Page 28 illustration in American Indian Freemasonry.png

The animal council raising to life the founder of the Little Water Society


The Promise of Power

The Leader, who is Red Hand, trusts and waits until a strong voice from the darkness comes, saying:

"Hast thou celansed thyself from human guilt and impurity?"

"I have," Red Hand replied.

"Hast thou ill will toward any of thy fellow creatures?"

"I have not."

"Wilt thou trust and obey us, keeping thyself always chaste and valorous?"

"I will."

"Wilt thou hold this power with which we endow thee for thine own chosen company only?"

"I will."

"Wilt thou endure death or torture in its cause?"

"I will."

"Wilt thou vow this secret never to be revealed save at thy death hour?"

"I will."

****

"Thy death hour will be revealed to thee; thou wilt be allowed to choose thy successor, and at the end of thy journey thou wilt be rewarded for faith and obedience."

****

There was a rushing of winds and the sound of hurrying creatures was heard. The song was renewed and then a winged light appeared. The voices were bidding him journey on.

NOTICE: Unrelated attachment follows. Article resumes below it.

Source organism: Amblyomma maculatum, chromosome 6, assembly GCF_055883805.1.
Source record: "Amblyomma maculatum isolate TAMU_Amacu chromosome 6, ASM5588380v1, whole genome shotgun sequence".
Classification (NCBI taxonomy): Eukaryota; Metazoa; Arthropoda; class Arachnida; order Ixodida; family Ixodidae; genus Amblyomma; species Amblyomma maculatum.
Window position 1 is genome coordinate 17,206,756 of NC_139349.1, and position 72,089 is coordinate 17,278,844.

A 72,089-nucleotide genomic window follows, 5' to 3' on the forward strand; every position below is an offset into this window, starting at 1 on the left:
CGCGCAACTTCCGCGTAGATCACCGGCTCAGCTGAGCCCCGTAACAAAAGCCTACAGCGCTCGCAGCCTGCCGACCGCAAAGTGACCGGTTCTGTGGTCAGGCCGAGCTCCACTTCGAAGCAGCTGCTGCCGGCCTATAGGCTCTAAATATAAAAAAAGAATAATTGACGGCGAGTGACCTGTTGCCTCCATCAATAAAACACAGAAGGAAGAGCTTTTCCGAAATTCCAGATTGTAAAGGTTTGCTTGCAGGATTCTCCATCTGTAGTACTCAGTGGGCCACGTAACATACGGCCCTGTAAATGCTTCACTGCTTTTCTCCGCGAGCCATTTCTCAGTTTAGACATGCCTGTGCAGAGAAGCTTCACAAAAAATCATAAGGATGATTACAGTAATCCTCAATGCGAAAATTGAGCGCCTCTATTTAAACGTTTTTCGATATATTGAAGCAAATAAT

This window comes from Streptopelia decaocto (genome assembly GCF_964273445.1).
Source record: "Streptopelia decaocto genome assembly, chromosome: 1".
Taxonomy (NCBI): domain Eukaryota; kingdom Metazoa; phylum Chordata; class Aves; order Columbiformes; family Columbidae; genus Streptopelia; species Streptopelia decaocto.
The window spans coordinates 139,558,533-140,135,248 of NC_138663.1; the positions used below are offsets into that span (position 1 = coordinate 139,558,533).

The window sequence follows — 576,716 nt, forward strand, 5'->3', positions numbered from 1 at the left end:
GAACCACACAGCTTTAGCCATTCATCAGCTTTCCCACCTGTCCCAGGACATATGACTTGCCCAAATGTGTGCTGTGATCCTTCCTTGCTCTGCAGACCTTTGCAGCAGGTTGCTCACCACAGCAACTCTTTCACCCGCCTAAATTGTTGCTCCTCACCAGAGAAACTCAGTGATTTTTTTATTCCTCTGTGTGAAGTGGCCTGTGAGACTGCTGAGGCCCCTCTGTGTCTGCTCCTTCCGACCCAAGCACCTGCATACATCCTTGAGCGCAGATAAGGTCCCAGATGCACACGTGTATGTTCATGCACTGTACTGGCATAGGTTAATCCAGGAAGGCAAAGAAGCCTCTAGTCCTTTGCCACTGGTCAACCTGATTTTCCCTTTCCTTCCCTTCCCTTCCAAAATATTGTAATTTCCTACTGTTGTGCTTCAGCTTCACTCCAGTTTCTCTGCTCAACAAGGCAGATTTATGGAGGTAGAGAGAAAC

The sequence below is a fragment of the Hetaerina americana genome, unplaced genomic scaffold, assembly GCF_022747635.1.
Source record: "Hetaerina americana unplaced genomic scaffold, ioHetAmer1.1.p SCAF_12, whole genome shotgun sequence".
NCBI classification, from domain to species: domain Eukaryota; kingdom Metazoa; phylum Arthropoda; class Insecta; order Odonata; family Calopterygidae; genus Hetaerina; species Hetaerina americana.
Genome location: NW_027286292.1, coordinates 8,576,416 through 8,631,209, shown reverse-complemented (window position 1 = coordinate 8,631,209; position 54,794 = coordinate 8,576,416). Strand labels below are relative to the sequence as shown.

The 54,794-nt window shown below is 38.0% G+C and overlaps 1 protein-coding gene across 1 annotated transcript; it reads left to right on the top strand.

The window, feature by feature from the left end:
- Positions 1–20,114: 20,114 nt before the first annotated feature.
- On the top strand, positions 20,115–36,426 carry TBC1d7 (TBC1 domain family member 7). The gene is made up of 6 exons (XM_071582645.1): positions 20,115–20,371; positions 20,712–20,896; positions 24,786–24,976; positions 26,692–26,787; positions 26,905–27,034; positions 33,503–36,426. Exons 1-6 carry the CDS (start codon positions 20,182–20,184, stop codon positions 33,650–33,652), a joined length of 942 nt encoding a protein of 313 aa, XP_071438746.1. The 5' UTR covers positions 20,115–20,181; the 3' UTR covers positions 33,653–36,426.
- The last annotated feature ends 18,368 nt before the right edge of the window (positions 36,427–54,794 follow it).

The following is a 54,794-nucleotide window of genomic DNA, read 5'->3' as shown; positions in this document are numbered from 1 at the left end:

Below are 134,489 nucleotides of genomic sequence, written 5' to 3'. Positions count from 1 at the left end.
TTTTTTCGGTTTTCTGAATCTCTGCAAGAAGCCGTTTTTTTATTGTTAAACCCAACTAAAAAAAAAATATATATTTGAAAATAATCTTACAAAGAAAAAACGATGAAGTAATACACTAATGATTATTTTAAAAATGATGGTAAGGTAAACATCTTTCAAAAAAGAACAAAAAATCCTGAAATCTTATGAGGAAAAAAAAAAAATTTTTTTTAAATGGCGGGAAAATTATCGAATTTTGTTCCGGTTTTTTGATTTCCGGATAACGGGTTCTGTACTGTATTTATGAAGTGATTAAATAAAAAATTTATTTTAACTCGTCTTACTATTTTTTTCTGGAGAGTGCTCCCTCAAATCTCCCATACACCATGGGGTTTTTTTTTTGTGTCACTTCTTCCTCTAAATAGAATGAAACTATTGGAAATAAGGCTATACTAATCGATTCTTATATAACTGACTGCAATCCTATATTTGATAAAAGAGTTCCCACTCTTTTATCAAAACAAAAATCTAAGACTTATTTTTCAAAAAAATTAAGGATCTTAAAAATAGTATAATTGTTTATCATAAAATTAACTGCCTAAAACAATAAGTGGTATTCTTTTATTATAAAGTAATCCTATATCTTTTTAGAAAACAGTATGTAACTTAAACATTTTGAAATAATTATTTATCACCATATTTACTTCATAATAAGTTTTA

So sings the whipporwill, "Follow me, follow me,"
So replies the Chief to him, "Yes, I will follow thee."
"See, the night is darkening, the shadows are hiding
No light to follow now," so sings the waterfall.

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Forms of ceremonial and decorative brooches of silver, used by the Seneca Indians. Red Jacket wore the brooch marked a.

Down the deep abyss went Red Hand, following his unseen guide. He felt the spray of the waterfall and then up he climbed until he knew he was ascending a mountain. The dawn light appeared and he went on and on until when the sun was high he found the flat summit of the mountain.

There in the circle of an altar was a wild maize plant. At its roots was the box holding the mystic potence that restores men to life and heals wounds.